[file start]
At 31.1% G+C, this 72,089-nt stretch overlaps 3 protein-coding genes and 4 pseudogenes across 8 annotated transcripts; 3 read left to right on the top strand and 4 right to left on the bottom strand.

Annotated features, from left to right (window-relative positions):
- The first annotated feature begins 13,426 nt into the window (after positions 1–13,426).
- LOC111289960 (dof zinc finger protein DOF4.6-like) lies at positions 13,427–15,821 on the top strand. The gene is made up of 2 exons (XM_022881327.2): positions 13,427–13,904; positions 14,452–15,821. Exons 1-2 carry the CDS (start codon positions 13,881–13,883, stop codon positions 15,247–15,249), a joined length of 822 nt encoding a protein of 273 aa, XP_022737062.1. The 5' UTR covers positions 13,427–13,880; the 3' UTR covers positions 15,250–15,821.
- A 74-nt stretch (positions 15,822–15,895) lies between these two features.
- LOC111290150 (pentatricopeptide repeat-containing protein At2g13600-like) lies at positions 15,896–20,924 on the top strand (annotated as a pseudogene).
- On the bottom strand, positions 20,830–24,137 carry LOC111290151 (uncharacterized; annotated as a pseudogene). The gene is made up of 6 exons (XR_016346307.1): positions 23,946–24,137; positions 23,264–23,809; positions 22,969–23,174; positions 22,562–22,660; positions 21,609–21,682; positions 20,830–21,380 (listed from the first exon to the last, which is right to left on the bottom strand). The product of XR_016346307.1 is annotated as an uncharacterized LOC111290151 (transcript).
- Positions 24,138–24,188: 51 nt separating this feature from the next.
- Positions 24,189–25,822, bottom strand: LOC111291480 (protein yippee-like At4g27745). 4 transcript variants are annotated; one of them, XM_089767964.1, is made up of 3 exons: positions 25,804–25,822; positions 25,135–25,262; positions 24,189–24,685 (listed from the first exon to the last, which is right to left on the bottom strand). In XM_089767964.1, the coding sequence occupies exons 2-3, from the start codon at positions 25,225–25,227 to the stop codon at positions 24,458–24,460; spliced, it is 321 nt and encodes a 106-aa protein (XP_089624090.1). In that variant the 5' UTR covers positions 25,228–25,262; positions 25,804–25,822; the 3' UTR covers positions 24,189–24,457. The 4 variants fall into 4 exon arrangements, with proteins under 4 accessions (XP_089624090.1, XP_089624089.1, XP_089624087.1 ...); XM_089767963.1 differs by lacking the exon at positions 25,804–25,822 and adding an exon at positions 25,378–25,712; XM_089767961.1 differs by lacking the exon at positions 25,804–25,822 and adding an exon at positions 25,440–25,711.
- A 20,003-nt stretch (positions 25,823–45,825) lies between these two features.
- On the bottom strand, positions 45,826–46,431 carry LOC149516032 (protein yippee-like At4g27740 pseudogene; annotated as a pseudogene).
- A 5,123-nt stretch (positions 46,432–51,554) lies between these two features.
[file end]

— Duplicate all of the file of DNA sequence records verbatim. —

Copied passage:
At 31.1% G+C, this 72,089-nt stretch overlaps 3 protein-coding genes and 4 pseudogenes across 8 annotated transcripts; 3 read left to right on the top strand and 4 right to left on the bottom strand.

Annotated features, from left to right (window-relative positions):
- The first annotated feature begins 13,426 nt into the window (after positions 1–13,426).
- LOC111289960 (dof zinc finger protein DOF4.6-like) lies at positions 13,427–15,821 on the top strand. The gene is made up of 2 exons (XM_022881327.2): positions 13,427–13,904; positions 14,452–15,821. Exons 1-2 carry the CDS (start codon positions 13,881–13,883, stop codon positions 15,247–15,249), a joined length of 822 nt encoding a protein of 273 aa, XP_022737062.1. The 5' UTR covers positions 13,427–13,880; the 3' UTR covers positions 15,250–15,821.
- A 74-nt stretch (positions 15,822–15,895) lies between these two features.
- LOC111290150 (pentatricopeptide repeat-containing protein At2g13600-like) lies at positions 15,896–20,924 on the top strand (annotated as a pseudogene).
- On the bottom strand, positions 20,830–24,137 carry LOC111290151 (uncharacterized; annotated as a pseudogene). The gene is made up of 6 exons (XR_016346307.1): positions 23,946–24,137; positions 23,264–23,809; positions 22,969–23,174; positions 22,562–22,660; positions 21,609–21,682; positions 20,830–21,380 (listed from the first exon to the last, which is right to left on the bottom strand). The product of XR_016346307.1 is annotated as an uncharacterized LOC111290151 (transcript).
- Positions 24,138–24,188: 51 nt separating this feature from the next.
- Positions 24,189–25,822, bottom strand: LOC111291480 (protein yippee-like At4g27745). 4 transcript variants are annotated; one of them, XM_089767964.1, is made up of 3 exons: positions 25,804–25,822; positions 25,135–25,262; positions 24,189–24,685 (listed from the first exon to the last, which is right to left on the bottom strand). In XM_089767964.1, the coding sequence occupies exons 2-3, from the start codon at positions 25,225–25,227 to the stop codon at positions 24,458–24,460; spliced, it is 321 nt and encodes a 106-aa protein (XP_089624090.1). In that variant the 5' UTR covers positions 25,228–25,262; positions 25,804–25,822; the 3' UTR covers positions 24,189–24,457. The 4 variants fall into 4 exon arrangements, with proteins under 4 accessions (XP_089624090.1, XP_089624089.1, XP_089624087.1 ...); XM_089767963.1 differs by lacking the exon at positions 25,804–25,822 and adding an exon at positions 25,378–25,712; XM_089767961.1 differs by lacking the exon at positions 25,804–25,822 and adding an exon at positions 25,440–25,711.
- A 20,003-nt stretch (positions 25,823–45,825) lies between these two features.
- On the bottom strand, positions 45,826–46,431 carry LOC149516032 (protein yippee-like At4g27740 pseudogene; annotated as a pseudogene).
- A 5,123-nt stretch (positions 46,432–51,554) lies between these two features.